There are many mysteries in the world. How long do Twinkies keep? What's the deal with Britney Spears? And just what the heck caused the massive explosion in Russia in 1908 that toppled an estimated 80 million trees over 830 square miles of terrain?
That event, according to the infallible Wikipedia, eventually became known as Tunguska. While many scientists believe the explosion was caused by a meteor impact, the event remains shrouded in mystery, even though there are not many things in the known universe that are 1,000 times more powerful than the atomic bomb dropped on Hiroshima, as this explosion reportedly was. Thanks again, Wikipedia.
Secret Files: Tunguska is a classic point-and-click adventure game that attempts to delve into the mystery that is Tunguska. Years after the explosion, Dr. Vladimir Kalenkow went on an expedition to the Tunguska region in Siberia to investigate the event, but he suddenly disappeared. This doesn't bode well for Nina, the protagonist in Secret Files, who already has daddy issues. Along with her father's colleague Max Gruber, you'll explore the world in search of the good doctor.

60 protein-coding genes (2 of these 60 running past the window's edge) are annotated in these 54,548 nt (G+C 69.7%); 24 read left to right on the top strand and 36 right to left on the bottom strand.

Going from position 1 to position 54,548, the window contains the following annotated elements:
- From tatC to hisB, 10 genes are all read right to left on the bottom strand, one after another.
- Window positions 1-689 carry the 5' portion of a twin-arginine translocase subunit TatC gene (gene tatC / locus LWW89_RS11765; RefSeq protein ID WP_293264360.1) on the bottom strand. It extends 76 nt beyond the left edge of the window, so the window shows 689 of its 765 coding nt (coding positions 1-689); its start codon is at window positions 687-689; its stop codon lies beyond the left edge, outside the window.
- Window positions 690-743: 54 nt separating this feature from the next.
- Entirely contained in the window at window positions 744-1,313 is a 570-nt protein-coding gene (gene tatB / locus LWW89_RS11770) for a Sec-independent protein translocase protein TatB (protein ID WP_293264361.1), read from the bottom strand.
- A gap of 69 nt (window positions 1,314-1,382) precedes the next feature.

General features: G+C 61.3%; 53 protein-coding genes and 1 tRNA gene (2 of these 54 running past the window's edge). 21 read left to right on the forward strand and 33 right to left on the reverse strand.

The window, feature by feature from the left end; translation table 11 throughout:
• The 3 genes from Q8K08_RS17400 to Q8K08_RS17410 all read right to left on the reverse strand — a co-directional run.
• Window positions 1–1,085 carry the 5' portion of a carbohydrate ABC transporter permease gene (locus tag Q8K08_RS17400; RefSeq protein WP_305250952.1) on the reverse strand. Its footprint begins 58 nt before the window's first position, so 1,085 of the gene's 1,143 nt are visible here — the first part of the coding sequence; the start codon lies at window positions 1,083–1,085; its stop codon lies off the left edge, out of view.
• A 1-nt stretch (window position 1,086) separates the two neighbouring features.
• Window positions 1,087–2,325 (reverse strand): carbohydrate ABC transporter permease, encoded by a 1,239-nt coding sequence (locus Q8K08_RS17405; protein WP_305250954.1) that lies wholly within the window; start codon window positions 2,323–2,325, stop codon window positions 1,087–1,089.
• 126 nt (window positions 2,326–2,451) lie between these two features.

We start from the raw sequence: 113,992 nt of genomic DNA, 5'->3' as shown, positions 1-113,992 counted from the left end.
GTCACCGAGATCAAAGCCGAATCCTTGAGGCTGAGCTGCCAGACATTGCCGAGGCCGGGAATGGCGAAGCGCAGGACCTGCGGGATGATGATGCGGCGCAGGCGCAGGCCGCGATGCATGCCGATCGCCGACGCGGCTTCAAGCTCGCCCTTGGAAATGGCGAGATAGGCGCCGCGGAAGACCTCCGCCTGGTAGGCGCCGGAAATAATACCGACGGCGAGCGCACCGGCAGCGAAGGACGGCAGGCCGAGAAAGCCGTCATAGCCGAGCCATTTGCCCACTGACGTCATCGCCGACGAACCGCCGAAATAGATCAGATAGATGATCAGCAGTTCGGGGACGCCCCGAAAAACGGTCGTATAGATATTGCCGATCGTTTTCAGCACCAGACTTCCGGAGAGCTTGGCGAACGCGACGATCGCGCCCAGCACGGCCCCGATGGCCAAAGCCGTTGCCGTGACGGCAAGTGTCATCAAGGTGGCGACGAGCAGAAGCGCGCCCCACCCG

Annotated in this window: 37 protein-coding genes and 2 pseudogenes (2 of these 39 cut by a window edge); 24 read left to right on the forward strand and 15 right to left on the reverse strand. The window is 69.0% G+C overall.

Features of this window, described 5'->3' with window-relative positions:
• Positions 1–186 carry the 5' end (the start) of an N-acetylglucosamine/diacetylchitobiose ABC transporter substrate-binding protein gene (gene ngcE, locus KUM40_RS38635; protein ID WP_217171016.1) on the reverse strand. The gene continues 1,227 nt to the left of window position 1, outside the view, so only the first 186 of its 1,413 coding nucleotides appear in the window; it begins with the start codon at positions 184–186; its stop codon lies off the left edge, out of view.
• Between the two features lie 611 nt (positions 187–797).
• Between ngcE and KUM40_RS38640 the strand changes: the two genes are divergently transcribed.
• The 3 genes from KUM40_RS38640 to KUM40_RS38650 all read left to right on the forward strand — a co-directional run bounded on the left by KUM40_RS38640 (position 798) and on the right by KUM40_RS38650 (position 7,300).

We had only a few minutes with Secret Files at the Deep Silver booth at E3 2008 in Los Angeles--just enough time to search a single room for clues. In the DS version, you'll use the stylus to pixel-hunt for information and items, in the vein of Myst, although you'll always see a 3D model of Nina onscreen. If you hate pixel hunting, you can tap a magnifying glass in the corner that will display all the spots on the screen that can be interacted with, such as drawers, file cabinets, and books.
Later on in the game, you'll be able to control both Max and Nina, although it's not clear if there's any difference at all in gameplay in a point-and-click adventure game.
So asteroid or comet or something more sinister? Solve the mystery of Secret Files: Tunguska this October on the DS and Wii.